Martin Luther King Jr. Convocation
Speaker: Bernadette Evans ’89
Title: “Assignment of Fire”
- Jan. 15, 2017, 11:15 a.m., Weaver Chapel
- Jan. 15, 2017, 3:30 p.m., Q & A, 105 Shouvlin
- All Wittenberg Series events are admission-free. Doors open 30 minutes prior to the beginning of each lecture or performance.
Born and raised in Cleveland, Ohio, Bernadette Evans, Wittenberg class of 1989, is the co-founder of The Math King LLC, an in-home tutoring service, and the Above the Rim Basketball league, serving more than 300 at-risk youth inside the 6th district in Wilmington, Del. She holds a master’s degree in theological studies from Harvard Divinity School.
Currently a contributor to the Public Policy and Research Institute Think Tank, Evans writes articles on criminal justice reform and does public speaking engagements addressing her work in Wilmington. She has also served as a speechwriter for Wilmington Mayor Kevin Kelley and written public policy on interfacing city government with local faith-based communities.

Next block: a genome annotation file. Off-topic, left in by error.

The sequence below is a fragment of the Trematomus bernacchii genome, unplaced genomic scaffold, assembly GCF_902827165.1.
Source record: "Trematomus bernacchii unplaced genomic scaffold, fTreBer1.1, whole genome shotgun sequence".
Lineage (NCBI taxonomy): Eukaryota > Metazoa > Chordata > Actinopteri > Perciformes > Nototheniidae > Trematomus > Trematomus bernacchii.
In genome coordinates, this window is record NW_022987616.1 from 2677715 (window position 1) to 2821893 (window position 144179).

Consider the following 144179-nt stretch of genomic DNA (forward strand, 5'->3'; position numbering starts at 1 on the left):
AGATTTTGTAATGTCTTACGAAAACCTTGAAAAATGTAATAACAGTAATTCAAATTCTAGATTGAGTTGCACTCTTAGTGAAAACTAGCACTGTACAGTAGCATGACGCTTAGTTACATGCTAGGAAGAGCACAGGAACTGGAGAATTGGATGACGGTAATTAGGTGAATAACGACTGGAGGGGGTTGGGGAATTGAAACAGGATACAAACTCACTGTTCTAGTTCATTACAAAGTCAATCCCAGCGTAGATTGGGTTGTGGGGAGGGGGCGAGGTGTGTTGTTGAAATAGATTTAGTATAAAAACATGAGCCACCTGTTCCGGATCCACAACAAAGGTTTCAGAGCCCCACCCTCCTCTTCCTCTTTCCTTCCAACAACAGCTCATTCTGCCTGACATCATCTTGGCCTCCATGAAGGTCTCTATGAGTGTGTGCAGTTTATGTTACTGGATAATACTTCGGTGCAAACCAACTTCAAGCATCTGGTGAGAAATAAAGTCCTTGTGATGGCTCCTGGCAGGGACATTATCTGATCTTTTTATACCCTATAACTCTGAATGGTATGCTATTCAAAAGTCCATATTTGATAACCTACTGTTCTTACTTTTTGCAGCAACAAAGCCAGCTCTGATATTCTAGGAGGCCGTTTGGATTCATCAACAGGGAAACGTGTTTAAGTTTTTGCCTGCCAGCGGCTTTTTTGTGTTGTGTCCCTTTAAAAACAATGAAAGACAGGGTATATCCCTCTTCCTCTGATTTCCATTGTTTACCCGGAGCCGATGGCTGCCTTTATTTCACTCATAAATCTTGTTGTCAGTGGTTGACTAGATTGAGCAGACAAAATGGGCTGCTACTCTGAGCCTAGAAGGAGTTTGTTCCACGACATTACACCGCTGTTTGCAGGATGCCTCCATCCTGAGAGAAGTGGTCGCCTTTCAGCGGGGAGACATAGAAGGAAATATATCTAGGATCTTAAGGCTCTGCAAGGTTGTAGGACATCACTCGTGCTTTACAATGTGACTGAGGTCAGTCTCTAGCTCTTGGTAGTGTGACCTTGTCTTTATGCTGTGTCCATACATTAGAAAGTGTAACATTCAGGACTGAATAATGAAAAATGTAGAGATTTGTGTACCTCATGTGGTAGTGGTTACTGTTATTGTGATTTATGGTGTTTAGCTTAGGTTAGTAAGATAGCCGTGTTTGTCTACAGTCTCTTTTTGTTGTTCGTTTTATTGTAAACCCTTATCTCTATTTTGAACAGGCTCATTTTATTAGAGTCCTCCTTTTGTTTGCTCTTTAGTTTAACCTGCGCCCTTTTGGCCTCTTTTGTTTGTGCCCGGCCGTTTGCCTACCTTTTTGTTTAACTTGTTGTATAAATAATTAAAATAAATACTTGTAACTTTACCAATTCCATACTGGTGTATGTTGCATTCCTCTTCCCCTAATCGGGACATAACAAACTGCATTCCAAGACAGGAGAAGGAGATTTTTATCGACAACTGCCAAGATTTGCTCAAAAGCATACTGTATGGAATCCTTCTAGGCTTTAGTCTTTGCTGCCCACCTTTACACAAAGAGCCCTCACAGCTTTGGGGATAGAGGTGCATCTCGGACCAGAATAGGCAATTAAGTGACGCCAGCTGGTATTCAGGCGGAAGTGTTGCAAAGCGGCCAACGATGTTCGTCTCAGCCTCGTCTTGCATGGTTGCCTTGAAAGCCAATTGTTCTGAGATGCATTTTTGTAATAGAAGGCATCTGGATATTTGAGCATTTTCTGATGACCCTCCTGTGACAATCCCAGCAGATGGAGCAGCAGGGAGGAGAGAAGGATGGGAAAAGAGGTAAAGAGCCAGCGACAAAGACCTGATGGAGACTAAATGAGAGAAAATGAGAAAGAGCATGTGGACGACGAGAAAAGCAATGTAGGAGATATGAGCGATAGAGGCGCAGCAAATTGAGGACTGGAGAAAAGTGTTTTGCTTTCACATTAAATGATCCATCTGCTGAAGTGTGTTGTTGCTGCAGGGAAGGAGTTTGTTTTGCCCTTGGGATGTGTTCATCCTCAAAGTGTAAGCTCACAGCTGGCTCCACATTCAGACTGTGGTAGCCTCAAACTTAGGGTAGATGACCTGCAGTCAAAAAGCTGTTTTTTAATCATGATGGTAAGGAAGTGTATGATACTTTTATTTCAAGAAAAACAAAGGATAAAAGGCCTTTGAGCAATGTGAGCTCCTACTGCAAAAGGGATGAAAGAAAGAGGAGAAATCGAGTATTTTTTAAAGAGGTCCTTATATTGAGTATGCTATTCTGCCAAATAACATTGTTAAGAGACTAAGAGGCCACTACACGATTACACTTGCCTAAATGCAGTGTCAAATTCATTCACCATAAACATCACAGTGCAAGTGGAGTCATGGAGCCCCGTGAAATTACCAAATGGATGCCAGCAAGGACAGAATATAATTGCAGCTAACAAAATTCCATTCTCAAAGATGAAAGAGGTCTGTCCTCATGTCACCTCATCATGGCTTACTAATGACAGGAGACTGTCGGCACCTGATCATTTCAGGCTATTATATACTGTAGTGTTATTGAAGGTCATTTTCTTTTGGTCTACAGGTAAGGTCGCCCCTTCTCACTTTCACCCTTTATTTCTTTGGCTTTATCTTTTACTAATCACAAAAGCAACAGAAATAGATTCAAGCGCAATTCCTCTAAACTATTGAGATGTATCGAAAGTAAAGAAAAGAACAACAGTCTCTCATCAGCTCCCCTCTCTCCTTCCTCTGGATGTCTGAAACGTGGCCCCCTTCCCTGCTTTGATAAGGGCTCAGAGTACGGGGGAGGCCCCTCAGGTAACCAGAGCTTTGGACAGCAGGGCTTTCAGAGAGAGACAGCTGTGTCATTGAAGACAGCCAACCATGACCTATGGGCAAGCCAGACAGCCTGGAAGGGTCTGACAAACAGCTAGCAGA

Evans served from 2015-2016 as an active board member for the Violence Reduction Network at the request of Delaware State Department of Justice Prosecuting Attorney Dan Logan. As a member of this group, she worked with local law enforcement agencies to create strategies and programs to improve relations with youths. Events were created to assist in fostering positive interactions between youth and police in order to change community dynamics for the long term.
An African-American political science major who didn't always have a positive opinion of police, Evans is currently working on her first book on improving relations between police and the African-American community at the local levels utilizing personal lessons learned from her work in Wilmington. Reconciliation in Blue is about how her attitude was transformed by her work with Cpl. Daniel Vignola and other members of a now disbanded community-oriented policing unit in Wilmington. In cooperation with police, residents and political figures, she coordinated events to create greater positive engagement between members of the police force and Wilmington residents.
To Evans, voices raised against community violence are like voices raised in Civil Rights protests: Both speak out against violent oppression of the black community. As she wrote so powerfully on delawareonline.com: "We didn't stay silent with the hopes that Jim Crow would end. We can't stay silent in the face of internal annihilation."